What do we invite you to celebrate?
World Oceans Day 2014 – 8 June – it's the occasion to celebrate the beauty and awesomeness of the oceans and to engage with others around the world in protecting them more effectively from multiple threats.
Who is invited?
Schools and youth groups from around the world, who are interested and willing to engage with peers in another country to cooperate on protecting the oceans.
Read more what's in for you and why.
Held from 25 to 29 November 2013 in Dakar, Senegal, the 7th edition of the Regional Coastal and Marine Forum proposed several new initiatives. Organised by the Regional Marine and Coastal Partnership (PRCM ), this edition has been articulated through several thematic workshops. Under the supervision of the coordination unit based in Nouakchott, it was attended by about 200 people from different colleges or groupings that drive the PRCM. These colleges are: research centers, national and international institutions, national and international NGOs, socio-professional organisations, the private sector (fishing, tourism, oil, as well as financial partners). The West African Economic and Monetary Union (WAEMU) also took part. The central theme this year was "Investing in marine and coastal conservation for the well being of the people". Read more.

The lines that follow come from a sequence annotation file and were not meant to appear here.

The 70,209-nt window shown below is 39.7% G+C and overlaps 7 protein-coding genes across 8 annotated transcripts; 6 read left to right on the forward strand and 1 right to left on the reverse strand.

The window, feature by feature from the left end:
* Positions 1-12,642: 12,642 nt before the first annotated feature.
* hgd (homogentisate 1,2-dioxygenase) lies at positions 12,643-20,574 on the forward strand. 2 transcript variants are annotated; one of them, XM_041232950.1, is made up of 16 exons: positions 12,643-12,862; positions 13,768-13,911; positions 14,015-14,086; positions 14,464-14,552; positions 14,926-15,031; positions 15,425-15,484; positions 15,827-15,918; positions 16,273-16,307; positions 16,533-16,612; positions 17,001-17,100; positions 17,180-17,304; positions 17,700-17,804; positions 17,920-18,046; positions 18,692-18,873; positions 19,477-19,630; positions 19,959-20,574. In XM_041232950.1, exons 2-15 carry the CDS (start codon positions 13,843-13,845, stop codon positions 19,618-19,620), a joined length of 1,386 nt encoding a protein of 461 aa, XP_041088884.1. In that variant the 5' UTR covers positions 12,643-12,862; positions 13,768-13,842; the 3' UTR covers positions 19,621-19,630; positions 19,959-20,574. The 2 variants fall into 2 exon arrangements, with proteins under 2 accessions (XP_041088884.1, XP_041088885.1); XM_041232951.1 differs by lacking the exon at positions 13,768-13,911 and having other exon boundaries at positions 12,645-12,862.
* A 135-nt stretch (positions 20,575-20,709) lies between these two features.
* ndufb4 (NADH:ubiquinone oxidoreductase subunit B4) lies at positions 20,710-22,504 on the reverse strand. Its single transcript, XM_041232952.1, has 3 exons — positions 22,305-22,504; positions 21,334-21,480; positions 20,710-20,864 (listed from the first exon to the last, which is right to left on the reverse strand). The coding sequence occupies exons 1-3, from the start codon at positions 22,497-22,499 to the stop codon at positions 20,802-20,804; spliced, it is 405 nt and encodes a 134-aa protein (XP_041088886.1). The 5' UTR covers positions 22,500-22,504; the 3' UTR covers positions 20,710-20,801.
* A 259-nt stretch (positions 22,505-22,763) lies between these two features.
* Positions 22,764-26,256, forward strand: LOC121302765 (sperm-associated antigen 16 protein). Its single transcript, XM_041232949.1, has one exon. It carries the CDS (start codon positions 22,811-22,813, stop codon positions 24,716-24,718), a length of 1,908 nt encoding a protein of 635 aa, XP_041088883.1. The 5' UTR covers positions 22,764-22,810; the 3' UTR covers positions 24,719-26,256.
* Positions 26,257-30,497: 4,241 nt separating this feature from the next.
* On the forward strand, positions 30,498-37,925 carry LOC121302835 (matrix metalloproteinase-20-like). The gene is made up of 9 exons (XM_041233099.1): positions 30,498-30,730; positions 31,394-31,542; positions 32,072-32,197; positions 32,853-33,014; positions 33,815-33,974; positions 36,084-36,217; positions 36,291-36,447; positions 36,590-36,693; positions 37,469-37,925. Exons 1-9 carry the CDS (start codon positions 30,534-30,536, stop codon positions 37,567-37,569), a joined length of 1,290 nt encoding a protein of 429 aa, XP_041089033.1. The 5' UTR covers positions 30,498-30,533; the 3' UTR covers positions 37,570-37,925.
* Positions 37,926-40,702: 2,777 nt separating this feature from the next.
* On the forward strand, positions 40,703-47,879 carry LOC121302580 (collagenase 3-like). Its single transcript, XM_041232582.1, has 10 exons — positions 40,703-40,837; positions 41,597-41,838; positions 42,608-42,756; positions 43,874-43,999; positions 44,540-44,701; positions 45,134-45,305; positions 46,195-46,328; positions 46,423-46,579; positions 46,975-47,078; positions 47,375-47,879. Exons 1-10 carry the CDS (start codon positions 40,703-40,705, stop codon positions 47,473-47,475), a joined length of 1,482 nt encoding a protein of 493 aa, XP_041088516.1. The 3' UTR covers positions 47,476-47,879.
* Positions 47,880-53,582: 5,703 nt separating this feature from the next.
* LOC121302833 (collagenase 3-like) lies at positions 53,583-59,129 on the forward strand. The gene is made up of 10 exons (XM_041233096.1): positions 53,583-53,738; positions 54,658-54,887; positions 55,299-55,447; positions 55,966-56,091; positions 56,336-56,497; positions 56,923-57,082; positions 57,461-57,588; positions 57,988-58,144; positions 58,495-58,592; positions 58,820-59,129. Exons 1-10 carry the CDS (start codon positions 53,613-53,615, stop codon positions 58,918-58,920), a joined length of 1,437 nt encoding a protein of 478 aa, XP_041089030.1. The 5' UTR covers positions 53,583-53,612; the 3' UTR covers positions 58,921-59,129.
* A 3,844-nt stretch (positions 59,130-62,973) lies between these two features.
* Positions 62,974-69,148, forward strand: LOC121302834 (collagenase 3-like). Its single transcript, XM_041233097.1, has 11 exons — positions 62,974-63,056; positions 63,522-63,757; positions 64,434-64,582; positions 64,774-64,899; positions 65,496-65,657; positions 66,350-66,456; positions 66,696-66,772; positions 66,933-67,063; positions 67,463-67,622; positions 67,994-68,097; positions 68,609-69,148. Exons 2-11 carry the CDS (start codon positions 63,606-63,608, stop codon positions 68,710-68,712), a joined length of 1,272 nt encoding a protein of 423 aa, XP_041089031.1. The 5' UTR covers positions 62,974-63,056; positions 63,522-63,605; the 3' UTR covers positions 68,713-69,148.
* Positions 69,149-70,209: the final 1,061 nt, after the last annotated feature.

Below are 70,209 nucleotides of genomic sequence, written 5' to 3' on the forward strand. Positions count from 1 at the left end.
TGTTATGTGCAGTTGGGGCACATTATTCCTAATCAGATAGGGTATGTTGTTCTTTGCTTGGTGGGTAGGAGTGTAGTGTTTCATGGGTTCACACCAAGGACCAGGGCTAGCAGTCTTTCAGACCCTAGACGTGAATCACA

Save the babyfish! The continuation of the campaign with fishmongers between July and October 2013 – Hann, Kayar and Saint Louis, Senegal
First, with the facilitation of the focal point on site, we always started by recalling the objective of the mission. In this occasion the fish rulers were demonstrated in practice. To put the fish ruler and its importance into a broader context, we explained the close relationship between this campaign for compliance with the minimum size of fish and one of the key principles of the ecosystem approach to fisheries (EAF). To recall, the five key principles are:
maintain ecosystem integrity (fish species exist only in interaction with each other – no fish is an island)
the precautionary approach to fisheries and any other use of marine and coastal ecosystems, while respecting the rules;
ensure broad participation of different social actors;
promoting sectoral integration and safeguarding livelihoods, and
investment in research and knowledge. Read more.